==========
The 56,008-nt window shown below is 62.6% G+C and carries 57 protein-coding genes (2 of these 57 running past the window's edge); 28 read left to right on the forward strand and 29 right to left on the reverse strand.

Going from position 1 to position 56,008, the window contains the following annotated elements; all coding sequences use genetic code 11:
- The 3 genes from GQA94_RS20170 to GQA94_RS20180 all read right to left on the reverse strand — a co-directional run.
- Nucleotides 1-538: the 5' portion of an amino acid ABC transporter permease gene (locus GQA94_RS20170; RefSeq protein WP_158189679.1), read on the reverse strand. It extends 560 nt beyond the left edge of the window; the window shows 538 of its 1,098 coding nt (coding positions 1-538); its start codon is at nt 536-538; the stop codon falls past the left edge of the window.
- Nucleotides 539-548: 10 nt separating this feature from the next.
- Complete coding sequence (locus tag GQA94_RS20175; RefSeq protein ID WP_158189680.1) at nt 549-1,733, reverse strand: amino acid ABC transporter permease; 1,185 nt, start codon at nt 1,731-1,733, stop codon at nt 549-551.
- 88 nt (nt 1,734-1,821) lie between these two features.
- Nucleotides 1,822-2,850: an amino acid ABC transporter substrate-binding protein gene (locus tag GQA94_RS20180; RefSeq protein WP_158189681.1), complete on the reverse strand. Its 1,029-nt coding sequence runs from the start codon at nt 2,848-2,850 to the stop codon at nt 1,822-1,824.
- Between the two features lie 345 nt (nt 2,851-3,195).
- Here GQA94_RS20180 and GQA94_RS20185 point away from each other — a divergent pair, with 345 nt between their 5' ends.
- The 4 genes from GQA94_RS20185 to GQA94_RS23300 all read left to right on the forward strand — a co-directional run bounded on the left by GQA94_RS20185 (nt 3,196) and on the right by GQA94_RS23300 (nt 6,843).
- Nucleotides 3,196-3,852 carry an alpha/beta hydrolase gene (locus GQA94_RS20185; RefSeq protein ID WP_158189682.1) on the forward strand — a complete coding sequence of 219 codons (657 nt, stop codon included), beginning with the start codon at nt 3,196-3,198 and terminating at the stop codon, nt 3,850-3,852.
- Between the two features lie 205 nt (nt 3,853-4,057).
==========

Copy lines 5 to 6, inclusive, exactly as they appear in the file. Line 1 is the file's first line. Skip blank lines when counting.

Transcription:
- Nucleotides 539-548: 10 nt separating this feature from the next.
- Complete coding sequence (locus tag GQA94_RS20175; RefSeq protein ID WP_158189680.1) at nt 549-1,733, reverse strand: amino acid ABC transporter permease; 1,185 nt, start codon at nt 1,731-1,733, stop codon at nt 549-551.